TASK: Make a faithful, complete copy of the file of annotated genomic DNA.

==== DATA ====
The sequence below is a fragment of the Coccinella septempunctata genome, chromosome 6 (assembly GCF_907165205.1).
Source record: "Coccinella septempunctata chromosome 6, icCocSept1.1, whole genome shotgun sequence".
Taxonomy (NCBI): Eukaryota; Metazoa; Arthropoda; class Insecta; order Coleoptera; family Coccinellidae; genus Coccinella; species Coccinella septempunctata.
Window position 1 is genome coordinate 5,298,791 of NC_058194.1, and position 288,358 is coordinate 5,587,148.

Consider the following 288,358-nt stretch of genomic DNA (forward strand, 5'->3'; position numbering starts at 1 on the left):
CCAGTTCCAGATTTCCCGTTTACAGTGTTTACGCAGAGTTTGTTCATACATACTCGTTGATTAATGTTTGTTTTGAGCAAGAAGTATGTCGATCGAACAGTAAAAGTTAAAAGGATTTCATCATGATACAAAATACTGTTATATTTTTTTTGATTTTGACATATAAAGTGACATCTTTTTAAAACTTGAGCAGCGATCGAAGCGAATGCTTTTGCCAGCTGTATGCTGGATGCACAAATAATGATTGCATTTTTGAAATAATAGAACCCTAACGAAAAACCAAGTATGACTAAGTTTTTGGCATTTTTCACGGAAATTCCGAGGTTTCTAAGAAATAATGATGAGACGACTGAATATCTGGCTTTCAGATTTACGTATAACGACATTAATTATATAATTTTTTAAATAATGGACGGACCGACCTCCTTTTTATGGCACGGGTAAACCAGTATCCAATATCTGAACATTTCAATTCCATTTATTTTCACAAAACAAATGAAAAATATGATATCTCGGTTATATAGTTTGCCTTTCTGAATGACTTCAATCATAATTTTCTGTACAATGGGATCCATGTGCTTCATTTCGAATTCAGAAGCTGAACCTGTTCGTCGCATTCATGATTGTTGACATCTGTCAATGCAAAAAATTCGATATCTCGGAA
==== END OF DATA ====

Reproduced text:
The sequence below is a fragment of the Coccinella septempunctata genome, chromosome 6 (assembly GCF_907165205.1).
Source record: "Coccinella septempunctata chromosome 6, icCocSept1.1, whole genome shotgun sequence".
Taxonomy (NCBI): Eukaryota; Metazoa; Arthropoda; class Insecta; order Coleoptera; family Coccinellidae; genus Coccinella; species Coccinella septempunctata.
Window position 1 is genome coordinate 5,298,791 of NC_058194.1, and position 288,358 is coordinate 5,587,148.

Consider the following 288,358-nt stretch of genomic DNA (forward strand, 5'->3'; position numbering starts at 1 on the left):
CCAGTTCCAGATTTCCCGTTTACAGTGTTTACGCAGAGTTTGTTCATACATACTCGTTGATTAATGTTTGTTTTGAGCAAGAAGTATGTCGATCGAACAGTAAAAGTTAAAAGGATTTCATCATGATACAAAATACTGTTATATTTTTTTTGATTTTGACATATAAAGTGACATCTTTTTAAAACTTGAGCAGCGATCGAAGCGAATGCTTTTGCCAGCTGTATGCTGGATGCACAAATAATGATTGCATTTTTGAAATAATAGAACCCTAACGAAAAACCAAGTATGACTAAGTTTTTGGCATTTTTCACGGAAATTCCGAGGTTTCTAAGAAATAATGATGAGACGACTGAATATCTGGCTTTCAGATTTACGTATAACGACATTAATTATATAATTTTTTAAATAATGGACGGACCGACCTCCTTTTTATGGCACGGGTAAACCAGTATCCAATATCTGAACATTTCAATTCCATTTATTTTCACAAAACAAATGAAAAATATGATATCTCGGTTATATAGTTTGCCTTTCTGAATGACTTCAATCATAATTTTCTGTACAATGGGATCCATGTGCTTCATTTCGAATTCAGAAGCTGAACCTGTTCGTCGCATTCATGATTGTTGACATCTGTCAATGCAAAAAATTCGATATCTCGGAA